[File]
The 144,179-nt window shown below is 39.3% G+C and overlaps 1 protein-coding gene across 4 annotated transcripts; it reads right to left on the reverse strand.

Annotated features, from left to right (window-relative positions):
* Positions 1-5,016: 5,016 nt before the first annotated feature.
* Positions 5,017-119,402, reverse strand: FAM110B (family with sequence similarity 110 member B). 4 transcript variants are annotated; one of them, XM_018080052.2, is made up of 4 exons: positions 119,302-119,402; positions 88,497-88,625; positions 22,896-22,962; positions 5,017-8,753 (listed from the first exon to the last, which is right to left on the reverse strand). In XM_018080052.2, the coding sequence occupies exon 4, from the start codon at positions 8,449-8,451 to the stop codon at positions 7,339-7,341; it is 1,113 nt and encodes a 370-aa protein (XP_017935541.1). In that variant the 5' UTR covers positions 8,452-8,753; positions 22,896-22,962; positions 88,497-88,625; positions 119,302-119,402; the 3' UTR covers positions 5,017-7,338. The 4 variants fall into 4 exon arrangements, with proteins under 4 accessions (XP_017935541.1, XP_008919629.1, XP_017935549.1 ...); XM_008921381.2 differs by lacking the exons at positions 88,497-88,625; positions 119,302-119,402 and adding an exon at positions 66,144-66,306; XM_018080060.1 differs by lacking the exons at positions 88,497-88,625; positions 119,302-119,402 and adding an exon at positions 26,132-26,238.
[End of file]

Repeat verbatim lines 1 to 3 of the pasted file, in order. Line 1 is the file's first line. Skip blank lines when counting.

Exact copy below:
The 144,179-nt window shown below is 39.3% G+C and overlaps 1 protein-coding gene across 4 annotated transcripts; it reads right to left on the reverse strand.

Annotated features, from left to right (window-relative positions):
* Positions 1-5,016: 5,016 nt before the first annotated feature.